How do you respond to, “That’s just too expensive!”
August 6th, 2014
Ooooh… the dreaded, “I like it – but it’s just too expensive.” Or “It’s not in our budget.” Or “Your competition is 35% less.” Or some other legitimate – or not-so-legitimate – excuse.
How do you respond?
If you’ve done a good job of presenting your services, deliverables and value, then there are really only 3 ways you can respond…
1. Stand your ground. If you believe your price is fair or if you believe that your client is just trying to shave a few bucks off the fee, then stand pat. The client will either respond with…
- “OK, we’ll take it… can’t blame a guy for tryin’ (to save a few bucks!)” or
- “Thanks, but we’ll have to pass.”
I’m not saying you shouldn’t do this, but be careful here… inflexibility is not a perception you want anyone having of your firm.
2. Acquiesce and lower your price. You might be able to reduce the fee a bit and still make a good margin… or you might really want to secure this new Fortune 1000 client… or you might just be having a slow period and really need the business – but be careful here, too. Agreeing to lower your price sets a precedent and perception that you will cave under pressure. Your clients and prospects will learn that your proposal price is not your final price and every proposal could become a negotiation. No fun!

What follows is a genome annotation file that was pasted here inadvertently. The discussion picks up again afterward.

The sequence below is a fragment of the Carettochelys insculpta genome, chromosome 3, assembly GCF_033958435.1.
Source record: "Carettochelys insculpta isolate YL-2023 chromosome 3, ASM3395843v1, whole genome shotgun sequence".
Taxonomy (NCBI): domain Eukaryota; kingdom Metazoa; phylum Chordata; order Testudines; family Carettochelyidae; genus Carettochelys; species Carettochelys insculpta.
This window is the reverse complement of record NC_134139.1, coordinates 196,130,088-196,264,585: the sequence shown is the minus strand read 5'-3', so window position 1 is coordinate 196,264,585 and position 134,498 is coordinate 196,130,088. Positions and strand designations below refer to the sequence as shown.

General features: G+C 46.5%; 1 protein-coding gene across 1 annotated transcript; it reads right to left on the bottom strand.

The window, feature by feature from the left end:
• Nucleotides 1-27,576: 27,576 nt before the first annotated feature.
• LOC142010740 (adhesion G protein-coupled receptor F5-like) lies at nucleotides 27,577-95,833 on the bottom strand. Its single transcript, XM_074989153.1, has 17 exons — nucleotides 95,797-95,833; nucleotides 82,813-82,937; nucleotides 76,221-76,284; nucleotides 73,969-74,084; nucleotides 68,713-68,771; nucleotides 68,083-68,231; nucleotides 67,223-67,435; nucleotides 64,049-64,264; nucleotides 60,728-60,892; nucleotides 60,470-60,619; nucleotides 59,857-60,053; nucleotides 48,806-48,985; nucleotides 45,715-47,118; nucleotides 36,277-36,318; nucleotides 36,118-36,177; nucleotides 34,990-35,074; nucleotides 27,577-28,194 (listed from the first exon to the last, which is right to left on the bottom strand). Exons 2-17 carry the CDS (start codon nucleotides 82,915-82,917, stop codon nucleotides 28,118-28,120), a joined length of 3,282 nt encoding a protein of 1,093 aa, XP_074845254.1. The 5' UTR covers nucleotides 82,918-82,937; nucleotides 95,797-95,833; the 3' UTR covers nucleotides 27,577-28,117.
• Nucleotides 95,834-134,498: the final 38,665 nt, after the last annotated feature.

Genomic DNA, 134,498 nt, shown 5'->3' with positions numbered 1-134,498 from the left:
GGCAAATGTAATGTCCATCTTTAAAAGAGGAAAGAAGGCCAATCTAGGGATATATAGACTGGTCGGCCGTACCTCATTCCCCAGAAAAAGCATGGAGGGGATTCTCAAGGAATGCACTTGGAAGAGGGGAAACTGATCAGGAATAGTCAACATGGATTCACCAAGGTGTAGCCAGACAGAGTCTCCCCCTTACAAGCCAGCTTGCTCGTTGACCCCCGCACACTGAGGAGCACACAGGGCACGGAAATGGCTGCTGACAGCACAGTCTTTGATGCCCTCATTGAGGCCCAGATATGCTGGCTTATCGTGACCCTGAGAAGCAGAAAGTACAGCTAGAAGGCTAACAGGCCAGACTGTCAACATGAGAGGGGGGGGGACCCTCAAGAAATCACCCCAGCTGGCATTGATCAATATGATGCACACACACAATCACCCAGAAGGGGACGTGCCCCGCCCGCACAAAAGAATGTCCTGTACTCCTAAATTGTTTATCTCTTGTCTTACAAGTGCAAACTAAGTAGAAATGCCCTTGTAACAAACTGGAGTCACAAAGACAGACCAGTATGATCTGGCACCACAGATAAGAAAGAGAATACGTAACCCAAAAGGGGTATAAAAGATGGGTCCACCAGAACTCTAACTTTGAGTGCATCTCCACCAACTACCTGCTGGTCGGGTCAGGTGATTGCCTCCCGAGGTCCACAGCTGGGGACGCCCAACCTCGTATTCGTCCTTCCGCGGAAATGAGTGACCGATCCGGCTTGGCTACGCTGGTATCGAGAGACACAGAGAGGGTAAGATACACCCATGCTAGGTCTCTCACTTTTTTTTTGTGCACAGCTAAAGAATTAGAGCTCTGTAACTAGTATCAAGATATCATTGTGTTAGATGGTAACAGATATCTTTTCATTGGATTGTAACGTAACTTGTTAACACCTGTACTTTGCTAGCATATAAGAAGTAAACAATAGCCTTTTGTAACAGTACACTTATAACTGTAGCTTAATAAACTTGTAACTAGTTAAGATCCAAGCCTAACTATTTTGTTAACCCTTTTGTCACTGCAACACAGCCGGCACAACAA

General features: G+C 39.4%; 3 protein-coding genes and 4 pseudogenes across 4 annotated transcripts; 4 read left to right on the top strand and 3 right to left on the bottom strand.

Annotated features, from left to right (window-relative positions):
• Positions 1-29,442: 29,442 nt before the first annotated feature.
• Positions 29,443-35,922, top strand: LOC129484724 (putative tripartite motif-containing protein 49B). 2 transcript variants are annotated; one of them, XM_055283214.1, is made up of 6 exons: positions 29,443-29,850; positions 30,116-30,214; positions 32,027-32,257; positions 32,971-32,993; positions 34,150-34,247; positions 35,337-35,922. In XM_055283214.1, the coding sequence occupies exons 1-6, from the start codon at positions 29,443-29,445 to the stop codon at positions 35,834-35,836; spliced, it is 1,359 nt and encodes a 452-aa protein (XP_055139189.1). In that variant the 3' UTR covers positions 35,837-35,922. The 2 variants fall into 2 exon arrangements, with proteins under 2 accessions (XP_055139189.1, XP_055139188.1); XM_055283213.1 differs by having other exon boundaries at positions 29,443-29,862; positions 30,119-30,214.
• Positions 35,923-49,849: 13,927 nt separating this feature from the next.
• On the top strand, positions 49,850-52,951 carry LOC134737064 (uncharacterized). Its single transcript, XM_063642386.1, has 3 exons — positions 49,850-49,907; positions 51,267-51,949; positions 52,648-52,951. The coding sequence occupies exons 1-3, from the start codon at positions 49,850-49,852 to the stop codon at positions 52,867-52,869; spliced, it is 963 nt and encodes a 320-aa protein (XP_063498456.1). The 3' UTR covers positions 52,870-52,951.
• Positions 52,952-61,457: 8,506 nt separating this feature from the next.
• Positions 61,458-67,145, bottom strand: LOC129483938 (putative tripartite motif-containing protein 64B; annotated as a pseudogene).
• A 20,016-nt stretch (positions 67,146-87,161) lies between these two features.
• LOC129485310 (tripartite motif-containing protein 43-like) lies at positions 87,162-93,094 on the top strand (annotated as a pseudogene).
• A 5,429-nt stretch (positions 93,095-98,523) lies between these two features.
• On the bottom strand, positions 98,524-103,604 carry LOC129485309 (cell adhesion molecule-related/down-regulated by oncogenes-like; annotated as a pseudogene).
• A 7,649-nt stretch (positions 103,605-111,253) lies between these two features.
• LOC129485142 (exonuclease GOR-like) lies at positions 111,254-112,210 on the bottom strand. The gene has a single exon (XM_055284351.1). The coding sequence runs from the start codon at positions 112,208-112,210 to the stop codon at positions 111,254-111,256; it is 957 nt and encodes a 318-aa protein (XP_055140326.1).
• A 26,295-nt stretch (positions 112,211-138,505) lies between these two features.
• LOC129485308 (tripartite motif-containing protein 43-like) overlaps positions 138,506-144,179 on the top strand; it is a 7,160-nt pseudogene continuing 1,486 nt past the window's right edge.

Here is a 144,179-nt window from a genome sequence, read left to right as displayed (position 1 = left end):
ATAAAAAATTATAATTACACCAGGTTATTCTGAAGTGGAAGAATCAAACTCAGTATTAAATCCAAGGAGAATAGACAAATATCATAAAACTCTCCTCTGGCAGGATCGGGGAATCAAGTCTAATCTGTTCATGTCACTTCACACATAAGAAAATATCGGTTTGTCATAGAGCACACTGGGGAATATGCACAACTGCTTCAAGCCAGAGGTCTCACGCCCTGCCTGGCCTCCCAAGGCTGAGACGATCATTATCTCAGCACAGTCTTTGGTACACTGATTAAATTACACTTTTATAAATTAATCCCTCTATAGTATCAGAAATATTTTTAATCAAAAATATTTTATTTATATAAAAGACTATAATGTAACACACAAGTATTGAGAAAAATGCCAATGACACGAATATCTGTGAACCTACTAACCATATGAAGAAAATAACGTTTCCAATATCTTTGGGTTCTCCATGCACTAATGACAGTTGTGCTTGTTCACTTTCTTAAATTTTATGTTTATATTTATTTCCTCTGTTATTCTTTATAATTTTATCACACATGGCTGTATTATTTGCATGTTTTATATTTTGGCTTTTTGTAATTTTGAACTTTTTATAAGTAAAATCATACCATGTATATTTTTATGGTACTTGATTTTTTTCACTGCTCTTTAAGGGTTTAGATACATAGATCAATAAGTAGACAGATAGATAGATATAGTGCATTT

3. Lower your price, but… If you believe that your client or prospect really needs to lessen their investment, that’s fine… help them out. But make sure you get something in return. If the price goes down… so does what you deliver. This could include:
- A lower quantity of something
- A lessened frequency of something or
- The elimination of something
Using this strategy, your firm will perceived as one that is willing to “work with” your clients to help them out… and as one that is ultimately “fair” in their business dealings.
Price discussions with clients and prospects are uncomfortable and anxiety-producing, but when you enter into them knowing what your options are, you stand the better chance of creating a win-win!
Do you use any other price negotiation strategies that have worked well for you?